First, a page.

There are numerous diseases that infect many species of trees, often permanently damaging or killing them. Oaks are vulnerable to bark diseases during all seasons, and can be killed by such diseases with extreme swiftness. Most of these bark diseases are caused by small insects and microscopic pathogens. In the case of insects, the diseases are usually classified as infestations. An infected oak tree is usually known as a host for a disease.
Sudden Oak Death
Sudden oak death is caused by a pathogen known as Phytophthora ramorum. This pathogen can be readily spread through the air, but is most often spread through natural paths of flowing water, such as rivers or streams. The symptoms of this bark disease consist of a darkening of the sap, a wilting of new oak shoots, and a browning of leaves. Often, this disease causes the oak's bark to split and produce darkened sap, which will stain the portions of the tree below the point of splitting. Usually, this disease does not directly kill the oak. Instead, it renders it more vulnerable to attack by insects that will slowly dismantle the tree. These insects include the bark beetle and the ambrosia beetle, which bore into the tree and eat the tree from the inside. The pathogen that causes sudden oak death can be detected using DNA sequencing, as well as recognised through the symptoms of the disease. If the disease is detected and the infected trees can be removed, it is possible to eradicate the disease in the area.
Oak wilt is an infection caused by a fungal pathogen known as Ceratocystis fagacearum. This fungus is usually spread locally from the root system of one tree to the root system of another tree. This type of spreading can occur over distances up to 15 feet. Over long distances, the fungus can travel through nitidulid beetles, which can travel miles. These beetles carry the spores of the fungus. They proceed to travel long distances, spreading the spores to other oak trees. Most often, this bark disease is recognised by a discolouration in the leaves of the oaks that it affects. It kills the oak tree by blocking the tree's vascular tissue. This prevents nutrients from travelling up the tree. Infected trees usually die from the top down.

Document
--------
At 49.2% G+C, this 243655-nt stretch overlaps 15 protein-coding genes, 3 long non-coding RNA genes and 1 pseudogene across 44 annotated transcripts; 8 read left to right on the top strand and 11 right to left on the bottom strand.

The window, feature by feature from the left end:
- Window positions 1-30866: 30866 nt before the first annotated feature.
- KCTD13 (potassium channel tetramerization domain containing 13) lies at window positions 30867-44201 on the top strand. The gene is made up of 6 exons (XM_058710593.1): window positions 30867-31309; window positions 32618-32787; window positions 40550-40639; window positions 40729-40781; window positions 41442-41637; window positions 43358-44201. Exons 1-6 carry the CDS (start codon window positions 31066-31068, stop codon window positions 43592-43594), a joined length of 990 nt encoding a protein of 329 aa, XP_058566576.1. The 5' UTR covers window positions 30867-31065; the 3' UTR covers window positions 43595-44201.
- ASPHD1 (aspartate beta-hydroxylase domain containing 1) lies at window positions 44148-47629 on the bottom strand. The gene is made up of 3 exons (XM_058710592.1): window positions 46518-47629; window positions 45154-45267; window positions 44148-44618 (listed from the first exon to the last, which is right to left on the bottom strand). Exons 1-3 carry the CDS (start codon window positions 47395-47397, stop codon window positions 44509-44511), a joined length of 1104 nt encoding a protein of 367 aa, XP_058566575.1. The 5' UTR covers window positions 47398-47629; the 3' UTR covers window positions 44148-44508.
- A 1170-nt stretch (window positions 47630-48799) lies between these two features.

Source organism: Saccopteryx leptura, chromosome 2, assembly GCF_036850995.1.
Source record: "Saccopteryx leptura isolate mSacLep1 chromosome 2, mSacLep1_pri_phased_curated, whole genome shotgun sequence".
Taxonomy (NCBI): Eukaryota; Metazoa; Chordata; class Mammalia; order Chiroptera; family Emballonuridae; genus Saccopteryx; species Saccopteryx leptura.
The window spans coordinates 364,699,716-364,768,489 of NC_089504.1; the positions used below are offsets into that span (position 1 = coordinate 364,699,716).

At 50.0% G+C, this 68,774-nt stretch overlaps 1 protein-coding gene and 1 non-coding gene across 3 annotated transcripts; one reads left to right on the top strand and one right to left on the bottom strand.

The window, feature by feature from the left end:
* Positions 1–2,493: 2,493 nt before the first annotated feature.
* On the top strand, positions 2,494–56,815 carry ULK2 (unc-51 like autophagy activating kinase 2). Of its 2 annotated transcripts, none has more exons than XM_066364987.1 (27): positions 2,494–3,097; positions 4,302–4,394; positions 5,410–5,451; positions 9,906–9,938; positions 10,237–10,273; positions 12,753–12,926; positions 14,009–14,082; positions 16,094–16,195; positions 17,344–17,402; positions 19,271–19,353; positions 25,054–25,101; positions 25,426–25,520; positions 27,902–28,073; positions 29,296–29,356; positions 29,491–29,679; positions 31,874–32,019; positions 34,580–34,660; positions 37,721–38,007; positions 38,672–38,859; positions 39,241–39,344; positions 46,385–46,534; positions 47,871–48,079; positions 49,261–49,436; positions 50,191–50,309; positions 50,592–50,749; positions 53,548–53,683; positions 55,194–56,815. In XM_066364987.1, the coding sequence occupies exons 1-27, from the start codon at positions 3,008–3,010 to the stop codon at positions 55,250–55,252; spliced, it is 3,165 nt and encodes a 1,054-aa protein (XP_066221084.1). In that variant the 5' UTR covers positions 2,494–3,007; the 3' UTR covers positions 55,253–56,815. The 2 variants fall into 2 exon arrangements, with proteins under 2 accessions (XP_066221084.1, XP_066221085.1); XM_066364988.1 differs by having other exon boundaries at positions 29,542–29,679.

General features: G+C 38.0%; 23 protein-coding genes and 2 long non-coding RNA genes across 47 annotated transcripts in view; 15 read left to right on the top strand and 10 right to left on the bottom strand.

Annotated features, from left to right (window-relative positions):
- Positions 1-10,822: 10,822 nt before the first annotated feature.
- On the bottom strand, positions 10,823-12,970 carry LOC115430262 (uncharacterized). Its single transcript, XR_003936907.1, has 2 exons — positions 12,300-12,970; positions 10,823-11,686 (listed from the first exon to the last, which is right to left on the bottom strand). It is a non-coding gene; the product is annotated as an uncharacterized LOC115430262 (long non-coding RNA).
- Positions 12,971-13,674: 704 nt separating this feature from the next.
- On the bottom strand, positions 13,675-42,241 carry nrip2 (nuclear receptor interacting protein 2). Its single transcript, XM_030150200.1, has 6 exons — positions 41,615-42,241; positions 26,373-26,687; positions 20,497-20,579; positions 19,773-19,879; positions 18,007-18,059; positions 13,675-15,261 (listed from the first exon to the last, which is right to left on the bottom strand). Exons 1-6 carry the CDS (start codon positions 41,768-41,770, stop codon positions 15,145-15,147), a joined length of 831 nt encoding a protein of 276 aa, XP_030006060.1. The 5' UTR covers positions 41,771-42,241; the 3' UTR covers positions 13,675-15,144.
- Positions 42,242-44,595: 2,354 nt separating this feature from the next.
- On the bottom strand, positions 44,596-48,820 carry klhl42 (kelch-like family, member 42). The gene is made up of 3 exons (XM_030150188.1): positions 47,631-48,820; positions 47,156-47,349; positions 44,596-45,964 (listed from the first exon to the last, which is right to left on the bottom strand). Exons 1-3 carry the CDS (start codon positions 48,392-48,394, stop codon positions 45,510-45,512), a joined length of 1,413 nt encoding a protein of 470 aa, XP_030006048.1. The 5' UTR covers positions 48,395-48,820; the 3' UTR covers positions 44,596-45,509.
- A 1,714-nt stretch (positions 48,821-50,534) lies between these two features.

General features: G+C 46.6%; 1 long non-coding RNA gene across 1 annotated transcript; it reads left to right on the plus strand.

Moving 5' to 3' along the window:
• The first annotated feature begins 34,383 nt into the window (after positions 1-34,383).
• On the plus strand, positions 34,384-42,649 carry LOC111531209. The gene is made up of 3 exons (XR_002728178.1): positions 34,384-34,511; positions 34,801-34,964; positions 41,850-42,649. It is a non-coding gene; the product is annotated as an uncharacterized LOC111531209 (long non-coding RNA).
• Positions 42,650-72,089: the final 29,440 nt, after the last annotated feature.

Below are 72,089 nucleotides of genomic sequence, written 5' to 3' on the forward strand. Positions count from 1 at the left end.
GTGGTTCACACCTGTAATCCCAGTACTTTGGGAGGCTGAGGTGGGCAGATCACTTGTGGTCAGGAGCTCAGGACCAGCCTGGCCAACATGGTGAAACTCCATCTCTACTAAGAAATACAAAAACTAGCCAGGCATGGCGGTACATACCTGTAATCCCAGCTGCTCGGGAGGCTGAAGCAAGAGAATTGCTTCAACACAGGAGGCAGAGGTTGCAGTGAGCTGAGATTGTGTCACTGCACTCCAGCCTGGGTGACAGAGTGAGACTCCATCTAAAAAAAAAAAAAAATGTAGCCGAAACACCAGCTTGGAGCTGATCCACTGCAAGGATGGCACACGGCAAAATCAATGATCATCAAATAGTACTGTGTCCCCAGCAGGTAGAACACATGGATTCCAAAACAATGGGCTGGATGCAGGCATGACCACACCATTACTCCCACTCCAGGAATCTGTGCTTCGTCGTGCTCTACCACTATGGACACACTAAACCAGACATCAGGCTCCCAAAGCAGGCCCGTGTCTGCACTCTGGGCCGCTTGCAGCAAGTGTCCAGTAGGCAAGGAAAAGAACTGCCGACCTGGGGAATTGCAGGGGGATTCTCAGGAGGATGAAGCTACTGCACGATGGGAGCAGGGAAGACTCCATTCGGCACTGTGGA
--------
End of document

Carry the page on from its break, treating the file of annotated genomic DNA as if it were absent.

The Twolined Chestnut Borer
The twolined chestnut borer is an insect (approximately .25 to .5 inch in length) that inflicts damage on the inner bark of many trees, but primarily infect oaks. It usually burrows through the bark of oak trees, leaving a distinctive D-shaped hole in the outer bark. The insect usually eats through the phloem and xylem of the trees. The phloem transports food within the tree, while the xylem transports minerals and water. The destruction of these two structures is usually deadly to the tree. However, the borer usually eats indiscriminately. This means the infected tree will lose its limbs in a seemingly random manner. The tree will die after two or three years of infestation by these insects.
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